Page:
Wednesday, August 26, 1992

Obituary: Violet Bagley Miller - Class of 1934

Newspapers Lose Longtime Leader
By William R. Wineke Wisconsin State Journal

Violet Miller, 76, a director of Madison Newspapers Inc. and wife of The Capital Times publisher Frederick Miller, died Monday of cancer.

She was the niece of William Evjue, founder and editor of The Capital Times, and played a quiet but significant role in the newspaper after Evjue's death in 1970.A petite, quiet person, Miller was never known to use her influence to intimidate others, but her influence was felt, nevertheless.

"She always brought a freshness and spirit that enriched our organization,'' said Jim Burgess, publisher of the Wisconsin State Journal and president of MNI. "She had new ideas and, when she didn't like something, she could say so in the most charming manner.''

Miller was active in a number of community organizations, though she rarely sought leadership roles. She was particularly interested in music, art and other cultural activities in Madison.

She was a member of the Bascom Hill Society, the University of Wisconsin Foundation, the Madison Civic Music Association, the Elvehjem Council, Alpha Theta sorority and the Madison Club.

Most recently, she served on the committee developing the Ronald McDonald House of Madison, which will serve as a home for families of children being treated at Madison hospitals.
She also was interested in the work of The Capital Times charities, particularly the Kiddie Camp and, later, the William T. Evjue Foundation. She was elected president of the Kiddie Camp in 1964.

David Zweifel, editor of The Capital Times, said, "Vi Miller meant an awful lot to us. She stood by us when maybe it wasn't always easy, and her work on both the newspaper's board and the foundation's board has made Madisona better community as a result. We are deeply saddened by her death.''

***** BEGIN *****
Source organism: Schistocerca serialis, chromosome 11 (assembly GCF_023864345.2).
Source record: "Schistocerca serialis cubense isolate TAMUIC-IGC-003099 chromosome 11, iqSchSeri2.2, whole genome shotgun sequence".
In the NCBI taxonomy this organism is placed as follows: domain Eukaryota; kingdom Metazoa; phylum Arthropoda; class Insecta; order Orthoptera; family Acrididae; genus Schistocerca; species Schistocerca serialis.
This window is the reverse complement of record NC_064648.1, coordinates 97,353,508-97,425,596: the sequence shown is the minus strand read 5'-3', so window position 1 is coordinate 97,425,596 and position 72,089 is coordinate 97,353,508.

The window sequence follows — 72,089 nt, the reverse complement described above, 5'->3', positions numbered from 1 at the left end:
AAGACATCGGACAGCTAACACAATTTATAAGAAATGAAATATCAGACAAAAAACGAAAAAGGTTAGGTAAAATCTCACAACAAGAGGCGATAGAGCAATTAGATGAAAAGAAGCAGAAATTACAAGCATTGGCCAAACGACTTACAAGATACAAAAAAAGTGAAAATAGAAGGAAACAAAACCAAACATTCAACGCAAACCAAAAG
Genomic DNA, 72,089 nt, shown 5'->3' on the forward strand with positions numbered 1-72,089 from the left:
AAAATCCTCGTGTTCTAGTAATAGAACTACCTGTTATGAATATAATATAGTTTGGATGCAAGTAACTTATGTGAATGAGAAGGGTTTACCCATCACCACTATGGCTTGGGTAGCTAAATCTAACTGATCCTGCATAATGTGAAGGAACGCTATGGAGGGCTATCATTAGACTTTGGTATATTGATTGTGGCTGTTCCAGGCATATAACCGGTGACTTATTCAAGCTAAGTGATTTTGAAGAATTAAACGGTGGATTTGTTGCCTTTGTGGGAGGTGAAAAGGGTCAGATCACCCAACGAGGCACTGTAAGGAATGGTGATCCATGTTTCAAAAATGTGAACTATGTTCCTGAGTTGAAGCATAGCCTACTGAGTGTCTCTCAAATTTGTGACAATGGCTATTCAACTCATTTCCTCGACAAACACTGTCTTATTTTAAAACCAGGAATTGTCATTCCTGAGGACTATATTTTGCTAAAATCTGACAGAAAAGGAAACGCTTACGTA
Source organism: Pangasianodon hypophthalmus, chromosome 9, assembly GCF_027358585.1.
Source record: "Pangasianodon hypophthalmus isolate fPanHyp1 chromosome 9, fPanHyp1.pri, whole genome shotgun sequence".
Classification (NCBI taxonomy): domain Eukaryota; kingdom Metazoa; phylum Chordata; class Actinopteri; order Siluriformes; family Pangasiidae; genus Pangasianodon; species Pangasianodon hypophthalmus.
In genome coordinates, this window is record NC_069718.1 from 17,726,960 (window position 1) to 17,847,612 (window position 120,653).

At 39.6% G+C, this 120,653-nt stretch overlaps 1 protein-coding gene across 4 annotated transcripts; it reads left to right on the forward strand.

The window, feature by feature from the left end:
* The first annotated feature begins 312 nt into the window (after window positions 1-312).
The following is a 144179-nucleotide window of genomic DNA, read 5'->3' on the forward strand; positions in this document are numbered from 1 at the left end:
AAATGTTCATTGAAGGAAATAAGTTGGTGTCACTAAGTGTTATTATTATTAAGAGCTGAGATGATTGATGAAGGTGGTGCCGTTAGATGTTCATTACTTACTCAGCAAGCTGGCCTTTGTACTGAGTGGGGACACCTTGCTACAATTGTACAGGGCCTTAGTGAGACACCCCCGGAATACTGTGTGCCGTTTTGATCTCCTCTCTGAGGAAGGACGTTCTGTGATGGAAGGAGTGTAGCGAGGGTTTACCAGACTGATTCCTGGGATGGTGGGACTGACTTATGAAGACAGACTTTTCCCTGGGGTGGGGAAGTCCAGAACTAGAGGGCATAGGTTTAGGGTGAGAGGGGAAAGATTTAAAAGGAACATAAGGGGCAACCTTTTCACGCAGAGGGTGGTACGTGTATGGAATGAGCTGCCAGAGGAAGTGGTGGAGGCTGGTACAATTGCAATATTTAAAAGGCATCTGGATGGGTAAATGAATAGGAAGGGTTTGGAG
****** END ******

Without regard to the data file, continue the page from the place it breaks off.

The former Violet Bagley was close to Evjue and his wife, Zillah, as she grew up in Madison and shared their love of the arts. She was a friend of Frank Lloyd Wright and frequently spent Sunday evenings at Taliesin in Spring Green.

She was married to Frederick Miller in 1939, a marriage that was sustained by mutual love for more than 50 years.

The Millers were virtually inseparable. They traveled the world together, attending concerts and plays and collecting antiques. Violet Miller frequentlywrote travel columns about her journeys for The Capital Times.

At home, however, she lived quietly and took great joy in her home on ArborDrive, watching the seasons change in the woods surrounding Lake Wingra.

She is survived by her husband and by two nieces, Nancy Gage-Finney, Madison; and Marsha Rigney, Phoenix, Ariz.; and a nephew, Donald Miller, MountHoreb.

Funeral services will be held privately. The family has suggested that memorials be made to the charity of one's choice.

Originally published as a news story in the Wisconsin State Journal on August 26, 1992

Note: Violet Bagley Miller's class year is based on information in the booklet prepared for the 35th reunion of the Class of 1934.